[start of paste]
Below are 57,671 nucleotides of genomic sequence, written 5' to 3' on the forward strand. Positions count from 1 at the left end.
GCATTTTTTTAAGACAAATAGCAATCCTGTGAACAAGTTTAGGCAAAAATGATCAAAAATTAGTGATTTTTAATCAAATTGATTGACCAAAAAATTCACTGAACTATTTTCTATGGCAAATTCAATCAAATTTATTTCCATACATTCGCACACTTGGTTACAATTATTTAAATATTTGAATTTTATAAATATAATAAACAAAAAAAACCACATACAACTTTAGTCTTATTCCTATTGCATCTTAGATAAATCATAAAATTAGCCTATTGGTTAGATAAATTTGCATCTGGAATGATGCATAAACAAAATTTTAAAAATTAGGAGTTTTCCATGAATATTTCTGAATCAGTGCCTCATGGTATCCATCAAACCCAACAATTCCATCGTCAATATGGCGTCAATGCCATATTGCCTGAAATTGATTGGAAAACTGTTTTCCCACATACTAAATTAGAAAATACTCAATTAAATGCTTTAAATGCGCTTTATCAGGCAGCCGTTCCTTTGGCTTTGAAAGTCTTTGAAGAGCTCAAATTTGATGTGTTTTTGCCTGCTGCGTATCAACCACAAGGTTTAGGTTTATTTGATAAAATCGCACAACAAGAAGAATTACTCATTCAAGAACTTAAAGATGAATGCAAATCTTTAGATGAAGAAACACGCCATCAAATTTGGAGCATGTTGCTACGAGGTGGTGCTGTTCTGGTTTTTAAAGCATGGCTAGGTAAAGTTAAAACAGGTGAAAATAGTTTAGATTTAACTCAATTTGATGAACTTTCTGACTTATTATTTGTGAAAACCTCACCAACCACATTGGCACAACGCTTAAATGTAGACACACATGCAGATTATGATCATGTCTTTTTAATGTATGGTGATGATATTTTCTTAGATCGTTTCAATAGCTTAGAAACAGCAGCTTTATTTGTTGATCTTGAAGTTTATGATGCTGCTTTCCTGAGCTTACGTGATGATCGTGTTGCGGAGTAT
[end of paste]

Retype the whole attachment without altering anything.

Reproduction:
Below are 57,671 nucleotides of genomic sequence, written 5' to 3' on the forward strand. Positions count from 1 at the left end.
GCATTTTTTTAAGACAAATAGCAATCCTGTGAACAAGTTTAGGCAAAAATGATCAAAAATTAGTGATTTTTAATCAAATTGATTGACCAAAAAATTCACTGAACTATTTTCTATGGCAAATTCAATCAAATTTATTTCCATACATTCGCACACTTGGTTACAATTATTTAAATATTTGAATTTTATAAATATAATAAACAAAAAAAACCACATACAACTTTAGTCTTATTCCTATTGCATCTTAGATAAATCATAAAATTAGCCTATTGGTTAGATAAATTTGCATCTGGAATGATGCATAAACAAAATTTTAAAAATTAGGAGTTTTCCATGAATATTTCTGAATCAGTGCCTCATGGTATCCATCAAACCCAACAATTCCATCGTCAATATGGCGTCAATGCCATATTGCCTGAAATTGATTGGAAAACTGTTTTCCCACATACTAAATTAGAAAATACTCAATTAAATGCTTTAAATGCGCTTTATCAGGCAGCCGTTCCTTTGGCTTTGAAAGTCTTTGAAGAGCTCAAATTTGATGTGTTTTTGCCTGCTGCGTATCAACCACAAGGTTTAGGTTTATTTGATAAAATCGCACAACAAGAAGAATTACTCATTCAAGAACTTAAAGATGAATGCAAATCTTTAGATGAAGAAACACGCCATCAAATTTGGAGCATGTTGCTACGAGGTGGTGCTGTTCTGGTTTTTAAAGCATGGCTAGGTAAAGTTAAAACAGGTGAAAATAGTTTAGATTTAACTCAATTTGATGAACTTTCTGACTTATTATTTGTGAAAACCTCACCAACCACATTGGCACAACGCTTAAATGTAGACACACATGCAGATTATGATCATGTCTTTTTAATGTATGGTGATGATATTTTCTTAGATCGTTTCAATAGCTTAGAAACAGCAGCTTTATTTGTTGATCTTGAAGTTTATGATGCTGCTTTCCTGAGCTTACGTGATGATCGTGTTGCGGAGTAT